Because as he later writes: “In a world that allows Jake Paul to become a multi-millionaire and proves orange is indeed the new black by installing President Trump, being a dick is fast becoming normalised.”

However while I enjoyed Richard’s style and how he tackles complex issues like drinking, sex and even romance. I did feel that some advice was not going to help this feminist along her journey.

One of my jobs is teaching women how to speak in public forums. During these workshops women often talk about men dominating meetings and women’s struggles to be heard. When I read Richard’s chapter Winning at Work I found some of his advice troubling. In some ways he was encouraging the behaviour women are struggling with. Sadly, he may not even realise that is what is setting us feminists back.

So here is where Richard may have to take his own advice and in his own words “… to be a male feminist involves more than a shrug of solidarity. It’s about listening to what’s being espoused and presented by women first and foremost – for this is about their experiences and struggles and reality, never yours.”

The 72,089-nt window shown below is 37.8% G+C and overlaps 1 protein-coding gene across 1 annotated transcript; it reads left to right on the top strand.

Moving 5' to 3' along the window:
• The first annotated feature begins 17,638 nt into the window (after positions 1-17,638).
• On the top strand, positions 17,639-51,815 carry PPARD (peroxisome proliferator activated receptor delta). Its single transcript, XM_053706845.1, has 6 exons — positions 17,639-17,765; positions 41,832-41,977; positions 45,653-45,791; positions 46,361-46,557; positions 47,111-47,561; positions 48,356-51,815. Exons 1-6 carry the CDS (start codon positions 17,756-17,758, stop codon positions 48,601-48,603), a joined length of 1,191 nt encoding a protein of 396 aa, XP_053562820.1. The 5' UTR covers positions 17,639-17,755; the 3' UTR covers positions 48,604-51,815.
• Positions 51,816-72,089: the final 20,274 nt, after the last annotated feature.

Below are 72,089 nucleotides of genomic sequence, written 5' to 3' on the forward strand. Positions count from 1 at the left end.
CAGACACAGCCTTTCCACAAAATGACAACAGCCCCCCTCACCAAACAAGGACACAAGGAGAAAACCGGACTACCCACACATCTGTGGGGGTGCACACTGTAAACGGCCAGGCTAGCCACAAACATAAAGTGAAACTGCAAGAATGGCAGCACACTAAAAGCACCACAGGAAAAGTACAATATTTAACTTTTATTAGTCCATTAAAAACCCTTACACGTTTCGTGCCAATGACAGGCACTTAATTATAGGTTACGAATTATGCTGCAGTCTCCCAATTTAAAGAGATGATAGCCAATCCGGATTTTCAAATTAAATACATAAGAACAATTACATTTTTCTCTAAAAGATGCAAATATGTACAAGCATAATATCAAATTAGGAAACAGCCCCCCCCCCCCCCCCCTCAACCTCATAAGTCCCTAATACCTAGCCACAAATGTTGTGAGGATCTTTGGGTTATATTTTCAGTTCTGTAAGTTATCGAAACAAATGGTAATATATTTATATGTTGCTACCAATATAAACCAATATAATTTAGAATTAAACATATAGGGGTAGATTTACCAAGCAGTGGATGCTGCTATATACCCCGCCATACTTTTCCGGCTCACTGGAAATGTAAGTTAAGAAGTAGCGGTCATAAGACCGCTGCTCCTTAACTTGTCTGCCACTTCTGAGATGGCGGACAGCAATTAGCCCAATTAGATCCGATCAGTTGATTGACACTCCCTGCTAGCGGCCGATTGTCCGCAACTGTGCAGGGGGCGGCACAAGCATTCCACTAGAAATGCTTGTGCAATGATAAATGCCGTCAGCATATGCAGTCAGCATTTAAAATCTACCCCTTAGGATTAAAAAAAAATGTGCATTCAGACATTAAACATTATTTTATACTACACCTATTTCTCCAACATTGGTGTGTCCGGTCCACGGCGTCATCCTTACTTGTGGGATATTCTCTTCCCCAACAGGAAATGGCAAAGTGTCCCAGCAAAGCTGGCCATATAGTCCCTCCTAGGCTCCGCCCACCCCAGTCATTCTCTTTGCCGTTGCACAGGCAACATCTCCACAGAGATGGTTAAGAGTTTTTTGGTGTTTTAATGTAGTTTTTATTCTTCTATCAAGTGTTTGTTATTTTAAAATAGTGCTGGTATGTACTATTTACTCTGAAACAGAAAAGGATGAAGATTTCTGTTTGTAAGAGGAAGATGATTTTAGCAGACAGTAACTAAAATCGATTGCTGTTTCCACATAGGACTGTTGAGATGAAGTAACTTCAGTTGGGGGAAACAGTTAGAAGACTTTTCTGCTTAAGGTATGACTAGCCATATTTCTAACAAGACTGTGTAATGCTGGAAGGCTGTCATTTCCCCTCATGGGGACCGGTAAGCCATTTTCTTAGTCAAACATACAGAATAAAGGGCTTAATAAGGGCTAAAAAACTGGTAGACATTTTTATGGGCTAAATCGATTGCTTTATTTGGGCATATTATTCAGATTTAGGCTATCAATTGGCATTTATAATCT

Another area of masculinity which I felt was lacking was the discussion around emotions and violence. Violence against women perpetrated by men is one of the biggest issues we are facing as a society. It is not only depriving us of gender equality it has huge social, emotional and economic consequences. The chapter Don’t Be That Guy – a guide to not being a dick touched on it, but perhaps for me it was not with enough courage.

While my review has a few criticisms it is important to remember I’m not necessarily Richard’s key audience. This is a guide for men, and masculinity is facing a lot of challenges right now. The stereotype of what it is to be a man is just not working, and we know this by our dangerously high rate of male suicide. Something needs to give – for men, for women and for generations to come. Hats off to Richard for his contribution to getting us there.